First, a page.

private trustees. To carry out its duties, the USTP is 
organized into three levels: The Executive Office for United 
States Trustees in Washington, DC; United States Trustees in 21 
regions whose geographic jurisdiction is established by 
statute; and 95 field offices, which cover 150 court sites and 
280 other administrative hearing locations. The Committee 
recommends $217,416,000 for the USTP, which is $51,653,000 over 
the fiscal year 2008 enacted level and equal to the budget 
request. The appropriation is offset by $160,000,000 in 
offsetting fee collections and $5,000,000 derived from interest 
on investments in U.S. securities, resulting in a direct 
appropriation of $52,416,000.

                  FOREIGN CLAIMS SETTLEMENT COMMISSION

                         SALARIES AND EXPENSES




Fiscal Year 2008 enacted..............................        $1,606,000
Fiscal Year 2009 request..............................         1,823,000
Recommended in the bill...............................         1,823,000
Bill compared with:
    Fiscal Year 2008 enacted..........................          +217,000
    Fiscal Year 2009 request..........................  ................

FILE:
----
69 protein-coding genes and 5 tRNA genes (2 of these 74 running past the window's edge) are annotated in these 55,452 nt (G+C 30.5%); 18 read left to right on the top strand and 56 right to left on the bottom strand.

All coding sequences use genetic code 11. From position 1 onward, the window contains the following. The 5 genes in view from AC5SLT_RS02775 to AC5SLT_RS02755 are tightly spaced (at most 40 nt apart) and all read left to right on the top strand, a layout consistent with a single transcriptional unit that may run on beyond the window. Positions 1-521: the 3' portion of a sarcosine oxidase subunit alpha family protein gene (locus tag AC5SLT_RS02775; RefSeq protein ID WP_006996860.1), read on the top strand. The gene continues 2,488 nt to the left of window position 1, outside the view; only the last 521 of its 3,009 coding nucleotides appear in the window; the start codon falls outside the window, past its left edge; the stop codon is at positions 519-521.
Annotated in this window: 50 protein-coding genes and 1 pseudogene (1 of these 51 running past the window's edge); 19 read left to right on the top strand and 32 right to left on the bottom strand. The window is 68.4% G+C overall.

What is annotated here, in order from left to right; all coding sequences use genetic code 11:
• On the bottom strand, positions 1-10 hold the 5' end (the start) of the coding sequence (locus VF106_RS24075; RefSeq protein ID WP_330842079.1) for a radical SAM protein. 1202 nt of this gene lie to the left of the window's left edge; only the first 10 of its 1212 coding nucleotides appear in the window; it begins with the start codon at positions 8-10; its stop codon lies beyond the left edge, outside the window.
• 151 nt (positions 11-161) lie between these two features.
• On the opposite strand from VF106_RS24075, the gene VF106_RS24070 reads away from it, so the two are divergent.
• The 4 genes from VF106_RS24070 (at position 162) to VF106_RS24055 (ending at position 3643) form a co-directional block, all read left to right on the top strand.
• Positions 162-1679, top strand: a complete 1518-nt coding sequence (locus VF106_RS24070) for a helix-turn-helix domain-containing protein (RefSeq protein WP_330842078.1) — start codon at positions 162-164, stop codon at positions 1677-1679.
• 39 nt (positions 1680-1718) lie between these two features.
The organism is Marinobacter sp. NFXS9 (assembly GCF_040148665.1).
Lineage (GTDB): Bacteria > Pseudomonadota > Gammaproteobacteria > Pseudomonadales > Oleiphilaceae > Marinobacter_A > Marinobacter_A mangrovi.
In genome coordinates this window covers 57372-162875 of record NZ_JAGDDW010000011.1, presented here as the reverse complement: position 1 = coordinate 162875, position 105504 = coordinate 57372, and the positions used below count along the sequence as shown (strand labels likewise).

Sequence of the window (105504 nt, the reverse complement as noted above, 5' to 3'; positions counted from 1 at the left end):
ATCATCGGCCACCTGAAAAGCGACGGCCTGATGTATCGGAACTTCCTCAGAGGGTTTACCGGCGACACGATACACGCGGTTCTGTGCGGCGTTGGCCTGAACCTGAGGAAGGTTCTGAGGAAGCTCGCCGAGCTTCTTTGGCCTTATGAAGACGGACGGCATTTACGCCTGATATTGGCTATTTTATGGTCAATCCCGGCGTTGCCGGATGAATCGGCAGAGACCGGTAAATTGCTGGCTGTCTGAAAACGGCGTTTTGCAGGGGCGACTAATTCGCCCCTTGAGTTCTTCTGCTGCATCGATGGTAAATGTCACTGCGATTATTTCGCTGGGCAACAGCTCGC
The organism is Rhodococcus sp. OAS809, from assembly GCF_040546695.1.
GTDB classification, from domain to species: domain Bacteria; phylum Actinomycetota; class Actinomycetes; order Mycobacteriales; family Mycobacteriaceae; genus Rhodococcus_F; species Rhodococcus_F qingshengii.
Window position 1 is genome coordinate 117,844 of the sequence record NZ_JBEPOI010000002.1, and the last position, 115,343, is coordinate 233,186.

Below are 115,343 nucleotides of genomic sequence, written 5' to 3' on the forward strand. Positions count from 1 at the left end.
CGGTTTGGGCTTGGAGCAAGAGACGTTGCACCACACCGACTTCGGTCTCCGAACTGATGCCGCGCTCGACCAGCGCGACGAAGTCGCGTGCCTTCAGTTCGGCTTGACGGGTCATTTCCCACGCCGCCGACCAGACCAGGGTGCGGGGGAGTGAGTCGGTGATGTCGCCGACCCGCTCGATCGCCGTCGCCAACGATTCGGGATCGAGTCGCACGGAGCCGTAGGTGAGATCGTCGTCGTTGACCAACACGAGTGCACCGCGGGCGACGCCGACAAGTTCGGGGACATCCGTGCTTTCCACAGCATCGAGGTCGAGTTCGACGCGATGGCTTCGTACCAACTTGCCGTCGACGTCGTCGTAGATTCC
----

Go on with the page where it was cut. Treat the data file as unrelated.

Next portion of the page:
The mission of the Foreign Claims Settlement Commission is 
to protect the property rights of U.S. citizens abroad and 
promote the international rule of law through adjudication of 
claims by United States citizens against foreign governments. 
The Committee recommends $1,823,000 for the Foreign Claims 
Settlement Commission, which is $217,000 over the fiscal year 
2008 enacted level and equal to the budget request.

                     FEES AND EXPENSES OF WITNESSES




Fiscal Year 2008 enacted..............................      $168,300,000
Fiscal Year 2009 request..............................       168,300,000
Recommended in the bill...............................       168,300,000
Bill compared with:
    Fiscal Year 2008 enacted..........................  ................
    Fiscal Year 2009 request..........................  ................


    This appropriation, which is considered mandatory for 
scorekeeping purposes, provides for fees and expenses of 
witnesses who appear on behalf of the Government in cases in